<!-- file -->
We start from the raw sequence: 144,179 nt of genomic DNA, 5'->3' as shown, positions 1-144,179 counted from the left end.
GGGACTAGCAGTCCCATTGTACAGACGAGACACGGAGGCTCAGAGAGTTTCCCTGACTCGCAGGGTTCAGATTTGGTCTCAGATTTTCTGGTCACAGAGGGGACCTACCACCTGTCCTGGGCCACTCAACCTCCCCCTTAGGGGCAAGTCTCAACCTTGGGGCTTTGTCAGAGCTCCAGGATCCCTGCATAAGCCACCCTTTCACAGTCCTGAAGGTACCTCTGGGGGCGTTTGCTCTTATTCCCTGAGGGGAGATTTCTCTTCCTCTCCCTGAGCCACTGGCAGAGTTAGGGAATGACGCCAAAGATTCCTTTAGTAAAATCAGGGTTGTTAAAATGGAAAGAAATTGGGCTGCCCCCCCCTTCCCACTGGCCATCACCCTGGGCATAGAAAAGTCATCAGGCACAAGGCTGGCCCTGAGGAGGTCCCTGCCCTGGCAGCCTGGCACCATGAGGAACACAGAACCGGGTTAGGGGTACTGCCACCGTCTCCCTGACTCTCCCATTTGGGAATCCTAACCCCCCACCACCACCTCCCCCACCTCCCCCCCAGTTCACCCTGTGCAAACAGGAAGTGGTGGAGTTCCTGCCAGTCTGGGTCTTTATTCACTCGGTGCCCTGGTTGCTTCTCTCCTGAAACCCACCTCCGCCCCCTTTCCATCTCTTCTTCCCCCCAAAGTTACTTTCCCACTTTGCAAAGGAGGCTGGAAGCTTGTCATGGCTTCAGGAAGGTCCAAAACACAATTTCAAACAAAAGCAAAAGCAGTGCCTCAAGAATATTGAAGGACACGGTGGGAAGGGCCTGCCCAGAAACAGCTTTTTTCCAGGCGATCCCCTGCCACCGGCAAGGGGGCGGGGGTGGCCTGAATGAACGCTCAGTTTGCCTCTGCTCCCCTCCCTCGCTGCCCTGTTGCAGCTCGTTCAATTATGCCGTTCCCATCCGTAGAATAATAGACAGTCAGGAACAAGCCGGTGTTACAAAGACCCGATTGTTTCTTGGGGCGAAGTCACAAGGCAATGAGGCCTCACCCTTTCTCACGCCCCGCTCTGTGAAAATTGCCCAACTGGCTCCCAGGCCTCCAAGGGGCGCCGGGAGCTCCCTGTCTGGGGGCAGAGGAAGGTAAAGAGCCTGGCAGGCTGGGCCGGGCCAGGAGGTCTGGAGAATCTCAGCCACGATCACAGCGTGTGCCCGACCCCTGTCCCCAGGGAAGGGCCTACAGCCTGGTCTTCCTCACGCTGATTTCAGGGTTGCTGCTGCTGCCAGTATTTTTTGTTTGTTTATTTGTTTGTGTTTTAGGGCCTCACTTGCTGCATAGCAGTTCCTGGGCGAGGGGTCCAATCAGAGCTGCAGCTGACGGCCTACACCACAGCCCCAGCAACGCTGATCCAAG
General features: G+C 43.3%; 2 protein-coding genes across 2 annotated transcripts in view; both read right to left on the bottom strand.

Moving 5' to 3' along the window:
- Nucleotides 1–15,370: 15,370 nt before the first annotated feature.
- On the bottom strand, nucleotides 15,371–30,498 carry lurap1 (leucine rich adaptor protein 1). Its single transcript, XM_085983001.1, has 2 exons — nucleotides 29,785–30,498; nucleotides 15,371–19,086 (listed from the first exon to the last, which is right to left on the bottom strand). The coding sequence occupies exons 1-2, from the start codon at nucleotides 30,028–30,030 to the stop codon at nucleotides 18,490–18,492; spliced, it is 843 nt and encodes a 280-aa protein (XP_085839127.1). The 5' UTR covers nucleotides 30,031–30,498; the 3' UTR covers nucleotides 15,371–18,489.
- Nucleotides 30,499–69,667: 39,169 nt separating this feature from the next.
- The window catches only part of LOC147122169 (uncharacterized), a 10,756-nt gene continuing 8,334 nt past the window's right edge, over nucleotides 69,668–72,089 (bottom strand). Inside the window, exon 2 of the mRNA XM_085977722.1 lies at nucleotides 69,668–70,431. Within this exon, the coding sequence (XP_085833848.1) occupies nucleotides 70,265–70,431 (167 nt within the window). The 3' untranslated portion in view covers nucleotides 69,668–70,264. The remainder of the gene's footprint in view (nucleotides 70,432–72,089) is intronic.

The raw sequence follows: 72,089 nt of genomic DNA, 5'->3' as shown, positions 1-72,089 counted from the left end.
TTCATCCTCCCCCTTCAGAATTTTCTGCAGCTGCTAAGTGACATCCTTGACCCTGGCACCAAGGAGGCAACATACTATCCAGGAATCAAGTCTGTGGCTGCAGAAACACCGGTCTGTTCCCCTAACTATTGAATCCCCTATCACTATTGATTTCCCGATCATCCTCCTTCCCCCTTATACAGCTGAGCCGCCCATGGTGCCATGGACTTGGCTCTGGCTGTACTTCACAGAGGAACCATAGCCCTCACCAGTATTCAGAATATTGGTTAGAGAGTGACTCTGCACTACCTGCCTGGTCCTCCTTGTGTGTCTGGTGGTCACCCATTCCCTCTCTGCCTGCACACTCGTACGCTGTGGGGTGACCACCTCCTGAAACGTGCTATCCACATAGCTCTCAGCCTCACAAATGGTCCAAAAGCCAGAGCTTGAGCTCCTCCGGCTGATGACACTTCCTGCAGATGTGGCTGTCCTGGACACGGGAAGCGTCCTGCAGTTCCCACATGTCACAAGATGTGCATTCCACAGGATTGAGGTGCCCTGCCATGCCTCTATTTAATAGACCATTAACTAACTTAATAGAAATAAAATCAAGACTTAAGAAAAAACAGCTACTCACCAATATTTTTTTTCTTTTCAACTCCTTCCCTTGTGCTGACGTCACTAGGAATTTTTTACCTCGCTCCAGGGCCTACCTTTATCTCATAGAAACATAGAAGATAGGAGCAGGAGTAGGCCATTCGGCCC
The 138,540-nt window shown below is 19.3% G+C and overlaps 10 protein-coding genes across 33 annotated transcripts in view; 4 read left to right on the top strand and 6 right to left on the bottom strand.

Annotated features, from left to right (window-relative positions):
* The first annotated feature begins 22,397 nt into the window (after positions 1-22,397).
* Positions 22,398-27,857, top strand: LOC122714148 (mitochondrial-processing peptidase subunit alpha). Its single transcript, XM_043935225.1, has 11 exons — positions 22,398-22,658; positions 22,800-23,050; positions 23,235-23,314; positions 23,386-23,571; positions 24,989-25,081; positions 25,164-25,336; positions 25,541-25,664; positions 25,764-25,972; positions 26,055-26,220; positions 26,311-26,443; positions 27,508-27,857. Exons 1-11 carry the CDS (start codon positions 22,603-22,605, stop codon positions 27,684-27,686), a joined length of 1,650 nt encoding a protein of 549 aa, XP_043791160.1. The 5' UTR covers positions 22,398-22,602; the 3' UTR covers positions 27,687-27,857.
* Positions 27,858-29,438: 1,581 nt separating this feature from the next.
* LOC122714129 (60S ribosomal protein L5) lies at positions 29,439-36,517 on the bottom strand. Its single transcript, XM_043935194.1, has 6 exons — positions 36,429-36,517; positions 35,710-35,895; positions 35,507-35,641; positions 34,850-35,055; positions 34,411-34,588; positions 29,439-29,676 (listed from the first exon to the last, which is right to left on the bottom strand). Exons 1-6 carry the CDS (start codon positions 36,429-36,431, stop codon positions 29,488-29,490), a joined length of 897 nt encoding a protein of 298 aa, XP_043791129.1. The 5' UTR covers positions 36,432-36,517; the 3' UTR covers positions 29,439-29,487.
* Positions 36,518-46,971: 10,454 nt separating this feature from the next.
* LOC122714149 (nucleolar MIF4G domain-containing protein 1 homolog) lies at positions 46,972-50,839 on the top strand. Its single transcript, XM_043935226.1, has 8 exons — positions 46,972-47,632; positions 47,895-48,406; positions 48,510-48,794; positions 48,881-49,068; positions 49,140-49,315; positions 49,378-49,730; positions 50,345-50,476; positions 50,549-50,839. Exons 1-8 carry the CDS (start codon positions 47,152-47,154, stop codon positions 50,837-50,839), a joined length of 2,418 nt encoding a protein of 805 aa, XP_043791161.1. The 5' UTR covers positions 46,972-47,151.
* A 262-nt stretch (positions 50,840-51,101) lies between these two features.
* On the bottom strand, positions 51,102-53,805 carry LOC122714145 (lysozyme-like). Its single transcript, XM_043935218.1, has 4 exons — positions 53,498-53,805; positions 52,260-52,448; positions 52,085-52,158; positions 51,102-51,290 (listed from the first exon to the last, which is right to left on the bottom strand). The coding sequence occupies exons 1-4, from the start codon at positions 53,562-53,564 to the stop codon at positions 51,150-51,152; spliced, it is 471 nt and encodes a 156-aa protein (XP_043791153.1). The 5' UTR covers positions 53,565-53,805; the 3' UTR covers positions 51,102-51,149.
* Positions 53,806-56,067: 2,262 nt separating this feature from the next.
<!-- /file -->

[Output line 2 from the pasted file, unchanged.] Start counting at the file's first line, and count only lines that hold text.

GGGACTAGCAGTCCCATTGTACAGACGAGACACGGAGGCTCAGAGAGTTTCCCTGACTCGCAGGGTTCAGATTTGGTCTCAGATTTTCTGGTCACAGAGGGGACCTACCACCTGTCCTGGGCCACTCAACCTCCCCCTTAGGGGCAAGTCTCAACCTTGGGGCTTTGTCAGAGCTCCAGGATCCCTGCATAAGCCACCCTTTCACAGTCCTGAAGGTACCTCTGGGGGCGTTTGCTCTTATTCCCTGAGGGGAGATTTCTCTTCCTCTCCCTGAGCCACTGGCAGAGTTAGGGAATGACGCCAAAGATTCCTTTAGTAAAATCAGGGTTGTTAAAATGGAAAGAAATTGGGCTGCCCCCCCCTTCCCACTGGCCATCACCCTGGGCATAGAAAAGTCATCAGGCACAAGGCTGGCCCTGAGGAGGTCCCTGCCCTGGCAGCCTGGCACCATGAGGAACACAGAACCGGGTTAGGGGTACTGCCACCGTCTCCCTGACTCTCCCATTTGGGAATCCTAACCCCCCACCACCACCTCCCCCACCTCCCCCCCAGTTCACCCTGTGCAAACAGGAAGTGGTGGAGTTCCTGCCAGTCTGGGTCTTTATTCACTCGGTGCCCTGGTTGCTTCTCTCCTGAAACCCACCTCCGCCCCCTTTCCATCTCTTCTTCCCCCCAAAGTTACTTTCCCACTTTGCAAAGGAGGCTGGAAGCTTGTCATGGCTTCAGGAAGGTCCAAAACACAATTTCAAACAAAAGCAAAAGCAGTGCCTCAAGAATATTGAAGGACACGGTGGGAAGGGCCTGCCCAGAAACAGCTTTTTTCCAGGCGATCCCCTGCCACCGGCAAGGGGGCGGGGGTGGCCTGAATGAACGCTCAGTTTGCCTCTGCTCCCCTCCCTCGCTGCCCTGTTGCAGCTCGTTCAATTATGCCGTTCCCATCCGTAGAATAATAGACAGTCAGGAACAAGCCGGTGTTACAAAGACCCGATTGTTTCTTGGGGCGAAGTCACAAGGCAATGAGGCCTCACCCTTTCTCACGCCCCGCTCTGTGAAAATTGCCCAACTGGCTCCCAGGCCTCCAAGGGGCGCCGGGAGCTCCCTGTCTGGGGGCAGAGGAAGGTAAAGAGCCTGGCAGGCTGGGCCGGGCCAGGAGGTCTGGAGAATCTCAGCCACGATCACAGCGTGTGCCCGACCCCTGTCCCCAGGGAAGGGCCTACAGCCTGGTCTTCCTCACGCTGATTTCAGGGTTGCTGCTGCTGCCAGTATTTTTTGTTTGTTTATTTGTTTGTGTTTTAGGGCCTCACTTGCTGCATAGCAGTTCCTGGGCGAGGGGTCCAATCAGAGCTGCAGCTGACGGCCTACACCACAGCCCCAGCAACGCTGATCCAAG